How to protect images from being stolen
- Using watermarks. You can create watermarks using Adobe Photoshop, Digimark, Watermark, and other similar programs.
- Downloading an empty file or a file of a nonexistent format. As a result, the downloaded image will not open, and the plagiarist will seek another place to copy images.
- Digital marks on images. The information about the camera that was used to take photos, the date, the time, and the location are solid evidence of ownership of your images.
- Using the IPTC Core “Creator” metadata field to indicate the creator/author of an image. You can do it in Adobe Photoshop, IPTC is supported in JPEG and TIFF photo files.
- Creating an anchor list consisting of unique text fragments. It should contain fewer than 100 characters. This method accelerates content indexing.
- Picking up pieces of images. You can cut an image into several parts and then post them together using a code. Plagiarists will get only a part of an image if they try downloading it.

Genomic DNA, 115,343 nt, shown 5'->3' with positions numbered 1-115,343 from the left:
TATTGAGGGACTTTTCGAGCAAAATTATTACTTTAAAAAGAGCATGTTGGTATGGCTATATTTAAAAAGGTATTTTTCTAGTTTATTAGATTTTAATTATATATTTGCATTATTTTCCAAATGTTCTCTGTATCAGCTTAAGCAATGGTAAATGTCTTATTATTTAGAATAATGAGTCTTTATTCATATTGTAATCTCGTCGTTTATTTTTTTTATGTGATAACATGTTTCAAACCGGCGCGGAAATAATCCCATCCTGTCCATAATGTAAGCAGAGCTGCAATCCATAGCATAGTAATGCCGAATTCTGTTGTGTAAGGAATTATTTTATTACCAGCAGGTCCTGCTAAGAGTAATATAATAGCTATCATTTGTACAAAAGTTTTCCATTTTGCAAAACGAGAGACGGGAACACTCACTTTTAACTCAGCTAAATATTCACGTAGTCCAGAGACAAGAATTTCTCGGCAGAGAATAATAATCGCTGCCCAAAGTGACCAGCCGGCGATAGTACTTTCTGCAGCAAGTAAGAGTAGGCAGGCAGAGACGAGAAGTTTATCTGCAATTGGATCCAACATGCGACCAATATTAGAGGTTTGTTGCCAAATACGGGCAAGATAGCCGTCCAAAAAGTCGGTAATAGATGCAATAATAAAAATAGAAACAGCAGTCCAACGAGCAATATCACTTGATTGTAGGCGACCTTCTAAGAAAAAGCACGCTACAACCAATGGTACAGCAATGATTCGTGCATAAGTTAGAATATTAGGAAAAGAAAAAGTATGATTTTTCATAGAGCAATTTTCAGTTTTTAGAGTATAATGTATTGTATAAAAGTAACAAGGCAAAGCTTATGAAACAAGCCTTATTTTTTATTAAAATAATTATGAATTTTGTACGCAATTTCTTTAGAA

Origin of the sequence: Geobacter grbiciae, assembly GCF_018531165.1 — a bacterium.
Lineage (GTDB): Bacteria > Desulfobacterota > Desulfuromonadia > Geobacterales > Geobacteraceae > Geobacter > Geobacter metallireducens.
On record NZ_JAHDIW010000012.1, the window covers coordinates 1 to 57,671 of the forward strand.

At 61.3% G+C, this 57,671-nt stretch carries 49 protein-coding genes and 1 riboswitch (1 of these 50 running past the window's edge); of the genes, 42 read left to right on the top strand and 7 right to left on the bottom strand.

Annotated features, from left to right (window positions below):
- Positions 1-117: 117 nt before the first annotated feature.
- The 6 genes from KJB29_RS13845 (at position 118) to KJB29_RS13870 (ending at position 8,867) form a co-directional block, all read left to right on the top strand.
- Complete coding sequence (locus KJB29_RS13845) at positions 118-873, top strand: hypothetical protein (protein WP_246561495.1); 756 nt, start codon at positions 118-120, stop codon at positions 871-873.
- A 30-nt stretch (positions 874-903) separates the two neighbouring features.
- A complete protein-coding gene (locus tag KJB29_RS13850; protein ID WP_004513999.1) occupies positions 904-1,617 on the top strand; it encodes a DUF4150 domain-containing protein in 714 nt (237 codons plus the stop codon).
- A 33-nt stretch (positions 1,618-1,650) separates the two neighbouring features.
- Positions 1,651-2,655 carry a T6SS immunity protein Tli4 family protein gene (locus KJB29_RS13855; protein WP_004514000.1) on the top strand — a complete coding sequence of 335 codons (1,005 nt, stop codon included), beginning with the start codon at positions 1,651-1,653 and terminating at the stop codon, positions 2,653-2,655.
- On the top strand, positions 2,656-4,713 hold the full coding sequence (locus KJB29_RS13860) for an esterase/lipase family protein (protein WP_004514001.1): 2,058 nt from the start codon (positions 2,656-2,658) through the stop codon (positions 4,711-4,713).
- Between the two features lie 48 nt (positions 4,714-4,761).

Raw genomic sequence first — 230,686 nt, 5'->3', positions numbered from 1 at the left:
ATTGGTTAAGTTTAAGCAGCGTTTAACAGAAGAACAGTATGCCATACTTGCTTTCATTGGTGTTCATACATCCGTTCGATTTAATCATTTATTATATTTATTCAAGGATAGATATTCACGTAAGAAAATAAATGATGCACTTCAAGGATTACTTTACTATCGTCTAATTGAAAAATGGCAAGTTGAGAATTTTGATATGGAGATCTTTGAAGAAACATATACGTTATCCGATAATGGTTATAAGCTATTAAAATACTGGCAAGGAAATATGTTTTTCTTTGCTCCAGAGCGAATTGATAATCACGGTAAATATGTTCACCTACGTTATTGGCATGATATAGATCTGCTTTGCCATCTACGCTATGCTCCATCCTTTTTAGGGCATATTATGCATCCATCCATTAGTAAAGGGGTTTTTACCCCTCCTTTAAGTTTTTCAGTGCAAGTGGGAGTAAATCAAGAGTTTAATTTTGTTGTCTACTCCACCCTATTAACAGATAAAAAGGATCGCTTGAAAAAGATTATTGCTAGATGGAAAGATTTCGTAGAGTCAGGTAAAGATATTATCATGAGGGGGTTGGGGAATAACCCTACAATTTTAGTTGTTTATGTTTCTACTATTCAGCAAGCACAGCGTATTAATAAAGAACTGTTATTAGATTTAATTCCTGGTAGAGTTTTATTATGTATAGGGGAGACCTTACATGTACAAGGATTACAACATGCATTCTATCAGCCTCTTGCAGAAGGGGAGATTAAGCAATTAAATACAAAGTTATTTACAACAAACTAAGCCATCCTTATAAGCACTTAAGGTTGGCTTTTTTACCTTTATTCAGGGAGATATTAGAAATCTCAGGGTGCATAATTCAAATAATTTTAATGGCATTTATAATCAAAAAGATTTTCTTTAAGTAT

- Posting licensed images. Google processes licenses. As a result, a ‘Licensable’ mark will appear on the images on your site.
How to protect video content from theft
- Using a watermark or owner identifier is the most popular option because it marks videos as copyrighted even when plagiarists try to capture them from the screen.
- Device blocking. In this case, the video player on your site links to a particular device type. This limits the opportunities of users of your site because they have to watch videos on a particular device.
- Advanced Encryption Standard (AES) doesn’t allow thieves to watch the downloaded video and protects video content from getting stolen with the help of advanced plugins.
- Using a player that hides the video download link from both users and plugins.
Methods that don’t protect your content from being copied
- Using a Google+ account that was linked to the website. This method doesn’t work anymore because the social network no longer exists.
- Using built-in scripts to prohibit content copying. Only extremely lazy plagiarists don’t know that when dealing with websites with built-in scripts, they can just access the page source code or to turn off scripts in the browser. Anyone can find out how to do it by Googling it anyway.